After reading the upcoming issue #9 of the so-called Nix Comics Quarterly, it’s my grave duty to report the continuation of a disturbing trend I first glimpsed in the previous publication. While Ken Eppstein and his merry band have once again delivered a mag chock-full of obscure rock references and inscrutable name-dropping, there’s also enough crossover potential here that it’s only a matter of time before NCQ is no longer our dirty little secret.
So you can’t get enough of these superheroes? Eppstein and Mchael Neno’s recurring character The Vicar has enough monster-killing machismo to go toe to toe with any of the Big Two’s heavy hitters – and he does it all without scuffing his black leather jacket. In love with Lovecraft? Christian Hoffer and Andy Bennett return to the nameless horrors of “a world ruined by digital music” with a new parable of the dangers of vintage media. Hell, there’s even something here for Beatles fans.
Thankfully, the new Nix Comics Quarterly, featuring a cover by acclaimed Cramps album artist Stephen Blickenstaff, hasn’t entirely forsaken its dirtbag DIY roots. I must commend artists Jude Vigants and Matt Wyatt (who each contribute to this ish’s ‘Bus Stop Ned’ strips with Matt Miner and Eppstein respectively) for their punk-rock disregard for such qualities as “three-point perspective” or “mise en scène.” These short pieces are based on real-life conversations overheard on public transportation, and I’d like to think that young savages Jude and Matt scribbled these out in the back of a Columbus classroom with all of the attention (or lack thereof) that such attempts at “comedy” deserve.
However, some of the other contributions show worrying signs of more intensive deliberation. For instance,
opener ‘Verna’s Somnambulant Adventure’ by Eppstein and the way-too-talented Gideon Kendall (right) is a short-length shrieker in the EC vein, in which the combined powers of a full set of “rare bootleg Haitian Beatles dolls” create quite the headache for young Verna.
Kendall’s style has more than a touch of Neal Adams’ toughness and fondness for gothic tropes, making the strip’s surprising denouement that much more satisfying. I’d love to see more of his work in a future issue, if someone like DC doesn’t tempt him away with oodles of Harley Quinn-stamped dollar bills first.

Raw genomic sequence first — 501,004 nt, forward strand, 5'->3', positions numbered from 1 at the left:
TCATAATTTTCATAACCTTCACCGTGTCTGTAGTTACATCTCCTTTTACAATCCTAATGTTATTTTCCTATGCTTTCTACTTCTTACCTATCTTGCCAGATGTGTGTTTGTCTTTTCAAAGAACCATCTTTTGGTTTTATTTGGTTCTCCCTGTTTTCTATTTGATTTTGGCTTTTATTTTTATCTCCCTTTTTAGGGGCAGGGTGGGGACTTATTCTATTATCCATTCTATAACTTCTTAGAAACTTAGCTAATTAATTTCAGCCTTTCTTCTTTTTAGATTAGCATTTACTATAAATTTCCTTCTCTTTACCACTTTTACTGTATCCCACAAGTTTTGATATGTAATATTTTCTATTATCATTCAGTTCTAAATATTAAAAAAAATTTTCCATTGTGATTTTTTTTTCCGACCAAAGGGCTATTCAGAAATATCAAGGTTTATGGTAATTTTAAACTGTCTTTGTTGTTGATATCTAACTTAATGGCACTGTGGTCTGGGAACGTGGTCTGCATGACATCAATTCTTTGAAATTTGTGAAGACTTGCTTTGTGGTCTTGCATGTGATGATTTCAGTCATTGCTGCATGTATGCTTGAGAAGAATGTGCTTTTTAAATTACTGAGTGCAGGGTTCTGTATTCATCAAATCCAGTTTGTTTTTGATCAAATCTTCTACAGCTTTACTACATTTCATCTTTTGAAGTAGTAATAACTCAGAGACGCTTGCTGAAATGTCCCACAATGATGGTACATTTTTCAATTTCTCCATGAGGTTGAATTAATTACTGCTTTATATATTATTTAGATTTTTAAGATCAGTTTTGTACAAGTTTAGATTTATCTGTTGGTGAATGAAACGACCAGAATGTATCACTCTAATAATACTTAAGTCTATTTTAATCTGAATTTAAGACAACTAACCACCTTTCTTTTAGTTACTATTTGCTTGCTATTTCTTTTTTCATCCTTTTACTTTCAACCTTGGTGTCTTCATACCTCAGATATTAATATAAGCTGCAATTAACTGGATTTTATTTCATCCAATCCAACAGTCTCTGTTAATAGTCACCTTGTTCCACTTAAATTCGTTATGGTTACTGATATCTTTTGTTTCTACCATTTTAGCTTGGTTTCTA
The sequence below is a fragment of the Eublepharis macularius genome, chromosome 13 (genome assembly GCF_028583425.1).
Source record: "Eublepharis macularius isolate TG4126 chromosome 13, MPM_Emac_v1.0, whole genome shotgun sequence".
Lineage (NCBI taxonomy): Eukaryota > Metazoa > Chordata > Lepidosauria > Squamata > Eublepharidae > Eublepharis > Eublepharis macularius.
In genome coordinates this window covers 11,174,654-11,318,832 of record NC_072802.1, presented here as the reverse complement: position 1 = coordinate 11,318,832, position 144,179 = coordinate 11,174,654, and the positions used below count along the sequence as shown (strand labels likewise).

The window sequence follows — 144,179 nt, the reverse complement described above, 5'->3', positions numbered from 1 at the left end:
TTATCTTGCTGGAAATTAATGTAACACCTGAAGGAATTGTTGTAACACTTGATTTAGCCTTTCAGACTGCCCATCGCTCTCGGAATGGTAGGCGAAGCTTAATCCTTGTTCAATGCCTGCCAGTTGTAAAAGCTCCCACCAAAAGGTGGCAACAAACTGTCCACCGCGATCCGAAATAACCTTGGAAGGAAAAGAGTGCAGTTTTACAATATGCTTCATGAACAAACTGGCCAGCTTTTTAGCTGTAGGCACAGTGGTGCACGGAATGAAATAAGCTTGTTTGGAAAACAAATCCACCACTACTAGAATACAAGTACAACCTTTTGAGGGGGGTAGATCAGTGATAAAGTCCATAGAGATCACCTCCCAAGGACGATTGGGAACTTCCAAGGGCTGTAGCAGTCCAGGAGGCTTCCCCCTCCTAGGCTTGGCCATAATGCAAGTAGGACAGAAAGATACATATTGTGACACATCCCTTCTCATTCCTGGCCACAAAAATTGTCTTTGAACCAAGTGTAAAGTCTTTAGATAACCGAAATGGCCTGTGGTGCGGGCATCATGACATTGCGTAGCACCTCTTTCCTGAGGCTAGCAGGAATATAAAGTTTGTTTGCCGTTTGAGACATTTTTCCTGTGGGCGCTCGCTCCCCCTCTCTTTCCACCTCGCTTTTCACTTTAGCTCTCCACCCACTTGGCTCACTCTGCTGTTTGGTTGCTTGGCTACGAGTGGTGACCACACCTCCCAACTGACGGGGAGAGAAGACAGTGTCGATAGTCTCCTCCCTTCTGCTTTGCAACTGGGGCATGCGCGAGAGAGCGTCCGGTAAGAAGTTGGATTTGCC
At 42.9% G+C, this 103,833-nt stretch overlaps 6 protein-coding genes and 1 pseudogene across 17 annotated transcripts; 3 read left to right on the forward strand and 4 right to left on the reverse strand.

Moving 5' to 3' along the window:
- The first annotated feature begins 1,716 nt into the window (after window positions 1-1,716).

‘Hellhounds on My Trail’, an Eppstein and Pat Redding Scanlon joint, is also a memorable contribution. Ana Tatsura, self-proclaimed “Queen of Sin,” is approached by a handsome stranger at a midnight crossroads, but things don’t exactly go as planned. Scanlon’s stylized art is white-hot, and the punchline will leave you howling.
In my review of issue #8, I wrote that the “combination of Eppstein’s subdued pacing and Neno’s gorgeous layouts make [Vicar strip] ‘Only in Dreams’ one of this issue’s standouts,” even going so far as to compare Neno’s work to early Los Bros Hernandez.
Perhaps, then, I have only myself to blame for the fact that this issue’s follow-up, ‘Whispers from the Alley’ (left), is even better – regardless of the fact that the Vicar himself only appears in two panels. The rest of the strip is focused on band-member Alberto’s worrying conversation with a demonic canine. The Hernandez comparison (to Jaime in particular) is once again apt: Eppstein manages to cultivate a sense of oppressive dread in only a few lines of dialogue, and Neno’s horrific visualization of the pit-born pooch recalls a similar sequence from ‘Ghost of Hoppers’.
As if that weren’t enough, the issue is rounded out with a Vicar pin-up by Rich Trask and another episode of ‘Did It Really Happen?’. However, the latest edition of this once-proud investigative series into rock’s mythical history features none other than Stan ‘The Man’ Lee and heavy metal warrior Jon Mikl Thor. At this point, how can the movie studios not come knocking?